Though water currents make it difficult for dogs to pinpoint the exact location of whatever they are tracking, human divers are able to use the dog’s alert points to estimate the most likely locations of their query.


Avalanche

If you happen to find yourself buried beneath several feet of snow, you’ll have little to hope for. Death would be pretty much guaranteed, if it weren’t for these incredibly talented avalanche dogs. An avalanche dog is able to search an entire acre in less than 30 minutes, picking up on victims buried up to 15 feet under the surface, while it would take around 20 devoted humans with avalanche probes about 4 hours to cover the same area. Imagine what you could do with 20 dogs?


About 90% of humans buried under snow will survive the first 15 minutes, assuming they haven’t suffered any fatal trauma, so speed is extremely important here. When it comes to this, there is no better rescue too on earth than a dog!


When it comes to mountain rescue, people normally imagine massive St. Bernards or Newfoundlands. Where as they do perform search and rescue work, Newfys are more often used in water rescue thanks to their swimming talents. When it comes to mountain rescue, German Shepherds, Border Collies and Golden Retrievers are often the breed of choice.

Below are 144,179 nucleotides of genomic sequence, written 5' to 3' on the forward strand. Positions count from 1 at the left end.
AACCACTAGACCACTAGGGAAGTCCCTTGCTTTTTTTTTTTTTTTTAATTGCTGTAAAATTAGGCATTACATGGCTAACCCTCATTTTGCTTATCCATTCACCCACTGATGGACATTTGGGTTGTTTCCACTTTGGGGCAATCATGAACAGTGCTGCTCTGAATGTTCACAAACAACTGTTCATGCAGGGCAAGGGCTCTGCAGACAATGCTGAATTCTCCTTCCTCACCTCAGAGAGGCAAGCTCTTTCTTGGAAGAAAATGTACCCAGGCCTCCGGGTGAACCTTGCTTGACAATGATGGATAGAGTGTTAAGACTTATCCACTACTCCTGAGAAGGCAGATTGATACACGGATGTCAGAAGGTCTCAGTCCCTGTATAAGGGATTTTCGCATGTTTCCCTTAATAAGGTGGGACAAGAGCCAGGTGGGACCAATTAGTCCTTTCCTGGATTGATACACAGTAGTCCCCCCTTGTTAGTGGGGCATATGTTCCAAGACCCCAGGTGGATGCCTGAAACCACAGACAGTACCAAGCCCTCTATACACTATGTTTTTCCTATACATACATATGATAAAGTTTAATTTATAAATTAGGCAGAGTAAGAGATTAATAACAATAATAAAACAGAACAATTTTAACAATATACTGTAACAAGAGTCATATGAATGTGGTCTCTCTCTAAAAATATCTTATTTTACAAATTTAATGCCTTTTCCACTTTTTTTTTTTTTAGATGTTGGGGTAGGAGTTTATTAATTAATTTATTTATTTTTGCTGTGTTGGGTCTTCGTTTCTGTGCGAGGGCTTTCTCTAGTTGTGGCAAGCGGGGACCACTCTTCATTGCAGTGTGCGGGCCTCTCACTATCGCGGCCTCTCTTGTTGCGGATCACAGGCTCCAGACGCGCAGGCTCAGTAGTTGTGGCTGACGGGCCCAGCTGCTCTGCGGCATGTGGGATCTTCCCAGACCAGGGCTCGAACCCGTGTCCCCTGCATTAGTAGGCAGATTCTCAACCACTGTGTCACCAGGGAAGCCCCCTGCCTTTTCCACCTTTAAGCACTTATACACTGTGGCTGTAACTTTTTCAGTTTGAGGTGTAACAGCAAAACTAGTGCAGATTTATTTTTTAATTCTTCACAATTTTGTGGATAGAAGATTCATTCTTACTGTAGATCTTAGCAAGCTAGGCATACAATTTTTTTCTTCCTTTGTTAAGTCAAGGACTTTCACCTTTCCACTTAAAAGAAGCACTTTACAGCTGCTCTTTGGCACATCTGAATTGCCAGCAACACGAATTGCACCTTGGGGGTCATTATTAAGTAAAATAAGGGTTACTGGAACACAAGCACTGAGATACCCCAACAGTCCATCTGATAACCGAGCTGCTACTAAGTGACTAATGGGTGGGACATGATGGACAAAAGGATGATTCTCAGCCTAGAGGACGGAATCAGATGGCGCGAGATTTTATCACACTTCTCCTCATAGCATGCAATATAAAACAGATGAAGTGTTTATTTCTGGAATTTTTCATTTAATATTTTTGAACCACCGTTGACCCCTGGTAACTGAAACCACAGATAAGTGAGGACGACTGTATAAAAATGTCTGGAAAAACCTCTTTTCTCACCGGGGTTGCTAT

Urban disaster

This is in fact the most difficult and dangerous search and rescue specialty for both humans and dogs, since dogs will need to search for humans among fallen buildings and buried rubble. The 9/11 World Trade Center disaster was an example of an ‘urban disaster’ where search and rescue dogs were used. 


Not only do the dogs need to locate the scent of human victims, but rescue workers will then need to safely remove the rubble buried on top of those victims after managing to navigate the disaster zones themselves.


The National Disaster Search Dog Foundation actually recruits from animal shelters and rescue groups, not only potentially saving the lives of those dogs, but offering especially dedicated training. These dogs are first evaluated, partnered with canine handlers, then receive special training before testing and certification. The dogs are continuously trained after, to maintain their highly tuned skills.


Cadaver

In those cases where a dead body will be the likely outcome of a search, cadaver dogs, trained to detect decomposing flesh, are a highly valuable asset. This may not be a pleasant idea, and you’re probably wondering why we waste such valuable talents on the deceased, but bodies are often required to solve a case and bring those responsible to justice.